Last month the Italian city of Florence hosted again the Gelato Festival from May 23rd to 27th offering five full days of nothing but pleasure and sweetness. With the gelato fair along come the conventions and business events, but artisanal gelato display and taste each specialty is the center of attraction and is all about having fun in a festive atmosphere.
This is the opportunity to taste every artisan’s new gelato combinations, new flavors, classic flavors, strange flavors or various ingredients mixed with the gelato. Colors of the rainbow will be on display in each gelateria. I loved the logo used to publicize the event. One of my favorite place to visit was the “Gelateria Perche’ No” for a large fragrant cone of gelato combination made of pistachio, dark chocolate and espresso. They know how to do it, they have done it since 1939.
Italians are a population of inventors, lovers, poets and navigators. It was an Italian who invented the gelato in the Renaissance, the time when all the arts went through a revival and an awakening after the Dark Ages. It was the right time to reinvent food and entertainment around the table. The new dessert called “crema fredda” or iced cream was made with a base of milk, egg yolks, a bit of wine, flavored with lemons, oranges or bergamot.
Caterina de’ Medici took the inventor of crema fredda with her to France to work in her court and delight the guests at her royal table. The de’ Medici lordship always competing with powerful Spaniard rulers were renowned for twisting favors out the Spaniards by corrupting them with new artwork, or extravagant food. Crema fredda was one the food that marveled the Spaniards, who in turn took it to the court of Spain as the Italian speciality of the moment. If de’ Medici ate it, the Spaniards had to have it too on their royal tables.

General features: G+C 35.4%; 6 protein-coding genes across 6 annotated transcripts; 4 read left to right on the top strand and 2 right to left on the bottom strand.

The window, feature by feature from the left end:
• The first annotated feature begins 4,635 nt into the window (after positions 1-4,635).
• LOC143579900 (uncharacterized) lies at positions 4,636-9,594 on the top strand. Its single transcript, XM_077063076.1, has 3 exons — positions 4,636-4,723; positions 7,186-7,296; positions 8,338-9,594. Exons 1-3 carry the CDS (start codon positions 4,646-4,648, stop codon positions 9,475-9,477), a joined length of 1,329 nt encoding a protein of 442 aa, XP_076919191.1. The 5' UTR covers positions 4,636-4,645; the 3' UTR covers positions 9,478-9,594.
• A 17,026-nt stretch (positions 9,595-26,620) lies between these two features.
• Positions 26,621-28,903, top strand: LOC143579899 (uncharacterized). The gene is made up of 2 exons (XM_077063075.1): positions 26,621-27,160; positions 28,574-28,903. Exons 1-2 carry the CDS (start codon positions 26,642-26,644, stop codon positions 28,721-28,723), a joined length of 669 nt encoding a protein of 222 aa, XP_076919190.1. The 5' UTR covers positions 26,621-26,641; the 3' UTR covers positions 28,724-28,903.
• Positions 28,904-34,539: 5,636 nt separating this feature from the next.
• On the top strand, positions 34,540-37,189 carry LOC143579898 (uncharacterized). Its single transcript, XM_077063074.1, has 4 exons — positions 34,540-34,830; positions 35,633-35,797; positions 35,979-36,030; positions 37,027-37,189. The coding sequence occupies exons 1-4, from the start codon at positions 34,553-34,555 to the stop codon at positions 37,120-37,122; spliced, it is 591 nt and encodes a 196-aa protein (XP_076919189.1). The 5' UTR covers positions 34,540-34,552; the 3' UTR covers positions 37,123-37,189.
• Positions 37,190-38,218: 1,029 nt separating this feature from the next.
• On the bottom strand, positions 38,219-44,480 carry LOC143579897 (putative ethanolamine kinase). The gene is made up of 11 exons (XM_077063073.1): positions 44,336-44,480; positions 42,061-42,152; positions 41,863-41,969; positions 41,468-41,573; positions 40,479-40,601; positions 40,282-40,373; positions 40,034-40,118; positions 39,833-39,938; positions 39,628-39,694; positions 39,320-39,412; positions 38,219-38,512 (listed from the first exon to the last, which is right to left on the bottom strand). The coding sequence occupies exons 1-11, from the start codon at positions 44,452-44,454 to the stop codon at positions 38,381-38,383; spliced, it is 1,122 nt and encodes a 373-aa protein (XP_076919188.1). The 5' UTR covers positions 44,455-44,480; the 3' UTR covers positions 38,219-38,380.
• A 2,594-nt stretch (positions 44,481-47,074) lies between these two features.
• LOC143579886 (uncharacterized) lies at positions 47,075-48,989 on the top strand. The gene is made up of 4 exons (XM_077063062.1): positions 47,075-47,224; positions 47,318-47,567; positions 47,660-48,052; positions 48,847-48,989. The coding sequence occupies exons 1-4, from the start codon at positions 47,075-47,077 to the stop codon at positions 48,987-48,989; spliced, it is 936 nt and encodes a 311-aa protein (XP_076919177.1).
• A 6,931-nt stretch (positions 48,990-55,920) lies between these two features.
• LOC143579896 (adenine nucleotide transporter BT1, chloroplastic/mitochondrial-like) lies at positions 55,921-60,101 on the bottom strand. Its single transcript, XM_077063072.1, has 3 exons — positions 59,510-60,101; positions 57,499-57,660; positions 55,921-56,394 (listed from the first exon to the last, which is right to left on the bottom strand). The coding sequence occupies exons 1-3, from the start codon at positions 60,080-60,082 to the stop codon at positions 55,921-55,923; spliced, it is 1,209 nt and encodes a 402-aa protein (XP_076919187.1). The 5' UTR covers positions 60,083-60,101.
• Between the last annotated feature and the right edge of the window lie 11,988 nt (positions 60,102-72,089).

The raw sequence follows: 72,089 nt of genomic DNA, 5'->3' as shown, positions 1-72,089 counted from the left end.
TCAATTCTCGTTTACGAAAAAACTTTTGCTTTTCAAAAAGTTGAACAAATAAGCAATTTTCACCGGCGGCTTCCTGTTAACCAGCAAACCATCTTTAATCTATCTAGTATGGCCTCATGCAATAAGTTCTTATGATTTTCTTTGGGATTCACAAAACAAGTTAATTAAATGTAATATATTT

Bernardo Buontalenti, a Florentine born, was the inventor of ice cream and the strange machine in the shape of a closed box which made it. The box was made with an insulated area and a cylinder in the center containing various cold ingredients, which coagulated with the constant movement of spatulas maneuvered by an external level. The ingredients of the new-born ice cream would be mostly snow, salt (for a physical law it lowers the temperature), lemons, sugar, egg whites and milk.
Today a person like Bernardo Buontalenti would be called a Jack-of-all-trades, but in the Renaissance he was a master in all of his inventions and designs.
He was a multi-faceted person of many passions: painter, sculptor, architect, set designer, stager, royal party organizers, inventor and manufacturer of weapons.
Thanks to him, today we can enjoy gelato in all colors and flavors. In order to have a complete Italian experience, you need the right Italian gelato glass. I found a colorful set at Joss & Main designed by Rocco Bormioli. At least I can pretend of being in Piazza Pitti tasting my gelato.
The difference between ice cream and gelato is a simply a fat factor.
Ice cream has more cream and fat, gelato contains milk and the fat is lower between 5-7%. The flavoring is often made with natural products (berries, vanilla, lemon peel, liqueurs) in place of artificial flavorings and colorings.
Italian products are synonymous of quality and special ingredients, but they are also perceived as products able to re-create a wheel of emotions and a superior lifestyle. Gelato is tasty, healthy and improves the quality of life, because after a gelato, a feeling of satisfying and refreshed contentment follows. Enjoy the summer! Ciao,
Copyright © 2012 Valentina Cirasola, All Rights Reserved
Valentina Cirasola is an Italian Interior Designer with a passion for kitchens and cooking. She especially loves to design all those rooms with a “make me feel good” tag attached, such as kitchens and wine grottos, outdoor kitchens and outdoor rooms, great rooms and entertainment rooms.
She is a public speaker and a mentor. She is also the author of two Italian regional cuisine books, available here in this site on the Books page and on Amazon: http://tiny.cc/pkoo0